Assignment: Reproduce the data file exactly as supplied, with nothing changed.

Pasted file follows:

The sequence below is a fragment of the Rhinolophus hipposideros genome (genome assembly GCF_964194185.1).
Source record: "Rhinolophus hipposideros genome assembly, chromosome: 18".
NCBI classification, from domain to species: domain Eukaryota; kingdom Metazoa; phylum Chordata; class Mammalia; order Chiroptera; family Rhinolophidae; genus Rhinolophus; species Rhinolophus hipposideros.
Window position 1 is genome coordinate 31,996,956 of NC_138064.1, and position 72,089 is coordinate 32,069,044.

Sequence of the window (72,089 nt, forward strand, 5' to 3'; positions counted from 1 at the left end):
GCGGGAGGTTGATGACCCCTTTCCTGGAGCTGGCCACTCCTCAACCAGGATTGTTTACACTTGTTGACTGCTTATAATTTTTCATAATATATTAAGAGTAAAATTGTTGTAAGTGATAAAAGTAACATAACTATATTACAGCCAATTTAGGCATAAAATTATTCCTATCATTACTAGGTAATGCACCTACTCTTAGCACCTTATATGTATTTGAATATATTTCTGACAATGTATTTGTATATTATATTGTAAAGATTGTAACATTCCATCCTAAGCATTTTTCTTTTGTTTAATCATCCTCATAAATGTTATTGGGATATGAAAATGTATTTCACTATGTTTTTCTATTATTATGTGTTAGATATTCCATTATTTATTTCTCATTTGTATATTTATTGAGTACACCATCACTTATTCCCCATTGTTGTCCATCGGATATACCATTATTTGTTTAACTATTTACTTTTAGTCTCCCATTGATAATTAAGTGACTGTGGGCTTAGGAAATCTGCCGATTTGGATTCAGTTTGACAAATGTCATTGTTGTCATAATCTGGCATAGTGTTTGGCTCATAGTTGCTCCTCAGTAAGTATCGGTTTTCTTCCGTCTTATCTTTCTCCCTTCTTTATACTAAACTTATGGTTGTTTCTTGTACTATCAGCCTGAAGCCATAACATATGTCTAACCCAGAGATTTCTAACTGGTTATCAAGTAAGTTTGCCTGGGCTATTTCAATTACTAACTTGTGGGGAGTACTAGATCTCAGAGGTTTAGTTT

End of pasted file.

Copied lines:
The sequence below is a fragment of the Rhinolophus hipposideros genome (genome assembly GCF_964194185.1).
Source record: "Rhinolophus hipposideros genome assembly, chromosome: 18".
NCBI classification, from domain to species: domain Eukaryota; kingdom Metazoa; phylum Chordata; class Mammalia; order Chiroptera; family Rhinolophidae; genus Rhinolophus; species Rhinolophus hipposideros.
Window position 1 is genome coordinate 31,996,956 of NC_138064.1, and position 72,089 is coordinate 32,069,044.

Sequence of the window (72,089 nt, forward strand, 5' to 3'; positions counted from 1 at the left end):
GCGGGAGGTTGATGACCCCTTTCCTGGAGCTGGCCACTCCTCAACCAGGATTGTTTACACTTGTTGACTGCTTATAATTTTTCATAATATATTAAGAGTAAAATTGTTGTAAGTGATAAAAGTAACATAACTATATTACAGCCAATTTAGGCATAAAATTATTCCTATCATTACTAGGTAATGCACCTACTCTTAGCACCTTATATGTATTTGAATATATTTCTGACAATGTATTTGTATATTATATTGTAAAGATTGTAACATTCCATCCTAAGCATTTTTCTTTTGTTTAATCATCCTCATAAATGTTATTGGGATATGAAAATGTATTTCACTATGTTTTTCTATTATTATGTGTTAGATATTCCATTATTTATTTCTCATTTGTATATTTATTGAGTACACCATCACTTATTCCCCATTGTTGTCCATCGGATATACCATTATTTGTTTAACTATTTACTTTTAGTCTCCCATTGATAATTAAGTGACTGTGGGCTTAGGAAATCTGCCGATTTGGATTCAGTTTGACAAATGTCATTGTTGTCATAATCTGGCATAGTGTTTGGCTCATAGTTGCTCCTCAGTAAGTATCGGTTTTCTTCCGTCTTATCTTTCTCCCTTCTTTATACTAAACTTATGGTTGTTTCTTGTACTATCAGCCTGAAGCCATAACATATGTCTAACCCAGAGATTTCTAACTGGTTATCAAGTAAGTTTGCCTGGGCTATTTCAATTACTAACTTGTGGGGAGTACTAGATCTCAGAGGTTTAGTTT